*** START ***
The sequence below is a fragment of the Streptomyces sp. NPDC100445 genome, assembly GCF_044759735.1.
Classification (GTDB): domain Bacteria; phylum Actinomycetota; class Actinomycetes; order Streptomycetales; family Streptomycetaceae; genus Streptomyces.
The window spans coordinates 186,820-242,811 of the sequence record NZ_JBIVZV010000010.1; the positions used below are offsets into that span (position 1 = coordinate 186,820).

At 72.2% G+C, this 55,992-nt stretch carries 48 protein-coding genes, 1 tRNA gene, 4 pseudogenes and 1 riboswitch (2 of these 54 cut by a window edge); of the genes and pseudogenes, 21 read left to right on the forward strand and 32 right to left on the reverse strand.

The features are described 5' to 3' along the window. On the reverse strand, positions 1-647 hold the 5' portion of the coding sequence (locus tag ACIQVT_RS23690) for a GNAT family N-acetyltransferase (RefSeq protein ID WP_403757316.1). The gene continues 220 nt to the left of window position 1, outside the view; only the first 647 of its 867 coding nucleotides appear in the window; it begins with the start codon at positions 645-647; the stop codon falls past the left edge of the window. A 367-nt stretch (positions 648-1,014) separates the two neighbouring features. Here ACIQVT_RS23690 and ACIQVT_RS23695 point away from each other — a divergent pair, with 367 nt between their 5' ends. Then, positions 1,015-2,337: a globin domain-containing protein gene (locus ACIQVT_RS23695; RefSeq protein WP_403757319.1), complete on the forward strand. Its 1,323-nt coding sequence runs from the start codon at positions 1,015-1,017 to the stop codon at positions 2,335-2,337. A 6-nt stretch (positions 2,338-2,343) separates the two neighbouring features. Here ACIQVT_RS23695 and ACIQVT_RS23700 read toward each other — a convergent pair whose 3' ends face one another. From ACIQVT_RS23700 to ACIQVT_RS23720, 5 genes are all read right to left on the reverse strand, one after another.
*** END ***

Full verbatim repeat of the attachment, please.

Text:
The sequence below is a fragment of the Streptomyces sp. NPDC100445 genome, assembly GCF_044759735.1.
Classification (GTDB): domain Bacteria; phylum Actinomycetota; class Actinomycetes; order Streptomycetales; family Streptomycetaceae; genus Streptomyces.
The window spans coordinates 186,820-242,811 of the sequence record NZ_JBIVZV010000010.1; the positions used below are offsets into that span (position 1 = coordinate 186,820).

At 72.2% G+C, this 55,992-nt stretch carries 48 protein-coding genes, 1 tRNA gene, 4 pseudogenes and 1 riboswitch (2 of these 54 cut by a window edge); of the genes and pseudogenes, 21 read left to right on the forward strand and 32 right to left on the reverse strand.

The features are described 5' to 3' along the window. On the reverse strand, positions 1-647 hold the 5' portion of the coding sequence (locus tag ACIQVT_RS23690) for a GNAT family N-acetyltransferase (RefSeq protein ID WP_403757316.1). The gene continues 220 nt to the left of window position 1, outside the view; only the first 647 of its 867 coding nucleotides appear in the window; it begins with the start codon at positions 645-647; the stop codon falls past the left edge of the window. A 367-nt stretch (positions 648-1,014) separates the two neighbouring features. Here ACIQVT_RS23690 and ACIQVT_RS23695 point away from each other — a divergent pair, with 367 nt between their 5' ends. Then, positions 1,015-2,337: a globin domain-containing protein gene (locus ACIQVT_RS23695; RefSeq protein WP_403757319.1), complete on the forward strand. Its 1,323-nt coding sequence runs from the start codon at positions 1,015-1,017 to the stop codon at positions 2,335-2,337. A 6-nt stretch (positions 2,338-2,343) separates the two neighbouring features. Here ACIQVT_RS23695 and ACIQVT_RS23700 read toward each other — a convergent pair whose 3' ends face one another. From ACIQVT_RS23700 to ACIQVT_RS23720, 5 genes are all read right to left on the reverse strand, one after another.